Tis the season to be jolly, fa la la la la, la la la la. Really? If so, which one is the cause of it all?
Well, according to Psychology Today,
“ …around Christmas time most people with suicidal thoughts are offered some degree of protection by the proximity of their relatives and, at least in the Northern Hemisphere, the prospect of ‘things getting better from here’.”
But, what happens when they are not around? What happens when you have a major row with your “loved” one in the run-up to Christmas? So much so, that you do not want to have anything to do with him or her, just like it happened to my mother and I several years ago.
I marvel at just how tense our Christmases used to be. My mother and I would regularly meet up throughout the year, sharing a meal together, without much friction, but at Christmas time, that was when either my mother or I (or both of us) would don our troll outfits just for the occasion! Why?
I don’t know why. All I know is that it was our custom. The prospect of a fun filled, joyous Christmas is almost a thing of the past for me. It is reserved for bright-eyed little children, like my own, who are still keenly anticipating the season with wonder and amazement. I, on the other hand, am not all that fond of Christmas. With having to work on Christmas Eve and Boxing Day, (the day after Christmas), it is just a day off with a turkey.
Let’s face it. We teach our children that it is wrong to lie, and it is at this time of the year that we do the lying. The cookie and the glass of milk are indeed consumed by Santa! (I hope my children won’t read this!)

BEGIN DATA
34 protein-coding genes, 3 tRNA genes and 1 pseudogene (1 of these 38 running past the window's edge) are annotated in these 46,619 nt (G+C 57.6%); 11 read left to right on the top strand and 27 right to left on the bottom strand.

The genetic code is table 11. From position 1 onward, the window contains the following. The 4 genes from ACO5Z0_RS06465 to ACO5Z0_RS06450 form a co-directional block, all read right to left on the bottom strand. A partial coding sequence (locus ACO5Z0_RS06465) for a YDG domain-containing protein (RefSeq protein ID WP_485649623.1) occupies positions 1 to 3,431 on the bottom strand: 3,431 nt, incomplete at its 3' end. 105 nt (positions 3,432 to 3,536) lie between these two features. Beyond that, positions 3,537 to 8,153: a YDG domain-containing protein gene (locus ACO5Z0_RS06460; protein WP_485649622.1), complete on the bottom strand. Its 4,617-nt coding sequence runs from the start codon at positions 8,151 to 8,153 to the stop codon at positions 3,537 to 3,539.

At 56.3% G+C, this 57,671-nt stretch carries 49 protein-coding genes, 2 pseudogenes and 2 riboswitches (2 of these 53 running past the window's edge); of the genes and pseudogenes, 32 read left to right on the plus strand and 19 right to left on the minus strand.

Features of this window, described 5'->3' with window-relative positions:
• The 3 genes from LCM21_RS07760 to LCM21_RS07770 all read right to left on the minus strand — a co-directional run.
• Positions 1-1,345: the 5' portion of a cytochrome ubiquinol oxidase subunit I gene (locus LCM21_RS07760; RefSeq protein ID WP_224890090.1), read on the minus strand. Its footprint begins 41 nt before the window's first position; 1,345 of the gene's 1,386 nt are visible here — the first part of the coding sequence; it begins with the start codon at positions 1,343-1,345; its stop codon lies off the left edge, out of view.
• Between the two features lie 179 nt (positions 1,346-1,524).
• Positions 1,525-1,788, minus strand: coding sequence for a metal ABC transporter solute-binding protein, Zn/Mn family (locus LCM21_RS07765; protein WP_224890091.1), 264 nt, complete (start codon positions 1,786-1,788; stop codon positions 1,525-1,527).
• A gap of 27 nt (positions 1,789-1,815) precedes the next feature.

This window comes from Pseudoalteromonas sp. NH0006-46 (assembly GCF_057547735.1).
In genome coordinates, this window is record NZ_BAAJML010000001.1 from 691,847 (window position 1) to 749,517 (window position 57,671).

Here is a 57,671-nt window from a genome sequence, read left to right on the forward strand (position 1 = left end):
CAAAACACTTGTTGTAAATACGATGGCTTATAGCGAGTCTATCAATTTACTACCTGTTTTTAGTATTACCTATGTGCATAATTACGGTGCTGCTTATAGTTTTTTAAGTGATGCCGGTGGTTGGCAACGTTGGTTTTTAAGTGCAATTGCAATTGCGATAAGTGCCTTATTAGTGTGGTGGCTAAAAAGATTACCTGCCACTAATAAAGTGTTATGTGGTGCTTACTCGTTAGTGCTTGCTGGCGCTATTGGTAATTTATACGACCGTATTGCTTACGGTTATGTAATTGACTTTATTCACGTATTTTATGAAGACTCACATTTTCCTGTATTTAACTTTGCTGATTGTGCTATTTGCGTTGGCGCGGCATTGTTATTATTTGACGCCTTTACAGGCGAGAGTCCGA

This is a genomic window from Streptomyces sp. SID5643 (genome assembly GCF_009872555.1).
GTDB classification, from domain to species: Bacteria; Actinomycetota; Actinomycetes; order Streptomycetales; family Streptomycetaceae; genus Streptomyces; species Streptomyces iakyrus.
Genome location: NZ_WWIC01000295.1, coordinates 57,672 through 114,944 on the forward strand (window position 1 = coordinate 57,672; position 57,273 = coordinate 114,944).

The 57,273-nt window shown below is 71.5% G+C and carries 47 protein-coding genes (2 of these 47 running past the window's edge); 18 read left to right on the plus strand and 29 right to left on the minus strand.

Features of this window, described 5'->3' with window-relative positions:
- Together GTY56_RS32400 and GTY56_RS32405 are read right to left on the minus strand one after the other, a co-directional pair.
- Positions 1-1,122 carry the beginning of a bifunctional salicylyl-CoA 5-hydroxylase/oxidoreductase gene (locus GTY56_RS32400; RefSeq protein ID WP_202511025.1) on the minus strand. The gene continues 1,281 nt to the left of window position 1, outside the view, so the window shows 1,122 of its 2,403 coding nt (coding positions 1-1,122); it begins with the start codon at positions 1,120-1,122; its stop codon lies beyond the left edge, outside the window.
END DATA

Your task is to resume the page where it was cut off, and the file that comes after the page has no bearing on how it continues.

Seriously though, why do we do this to ourselves? I mean, what’s all of the fuss, anyhow? Christmas trees, stockings, hours in the kitchen and in shops or online to buy all those often elusive presents for people who may not even need or like the items we give them anyhow. Not to mention the huge credit card bills to pay off in January. How stressful! Not joyous at all!
Yes, Christmas is a sad reminder of how much we humans habitually miss the point. It is not about the buying and giving of presents, and let’s forget about the twelve days of Christmas and what “my true love sent to me”. It is a me-centred focus. Moreover, it is definitely not about Santa and Rudolph.
Don’t get me wrong; being a generous giver is a good thing. After all, it is more blessed to give than to receive (Acts 20:35), and who can out-give God?He gave us the most precious gift of all in order that we may be saved:
“For God so loved the world, that He gave His only (Or unique, only one of His kind) begotten Son, that whoever believes in Him shall not perish, but have eternal life. 17 For God did not send the Son into the world to judge the world, but that the world might be saved through Him” (John 3:16–17).
Moreover, he willingly and lovingly gave up his own body to be brutally beaten and ultimately he gave up his life on the cross.
So, I am not saying that we should stop giving, for we are called to emulate God.
Therefore be imitators of God, as beloved children; 2 and walk in love, just as Christ also loved you and gave Himself up for us, an offering and a sacrifice to God as a fragrant aroma (Ephesians 5:1).
Therefore, each one of us who have called on the name of the Lord in faith and are saved, (Romans 10:13) must do just as he has purposed in his heart, not grudgingly or under compulsion, for God loves a cheerful giver (2 Corinthians 9:7), We are not to foolishly devote ourselves to commercialism that we so customarily pursue. It is a completely wrong focus that steals our joy.
My encouragement for all of us this Christmas and thereafter is to reassess our priorities and to learn the secret of true fulfilment. It is the giving of our lives to meet the needs of others. This is to be done from a place of having first received from God the best and grandest gift of all: Jesus and also his own life in our own lives, that which he gave up for us in order that we too may be able to give just like him (Matthew 10:8).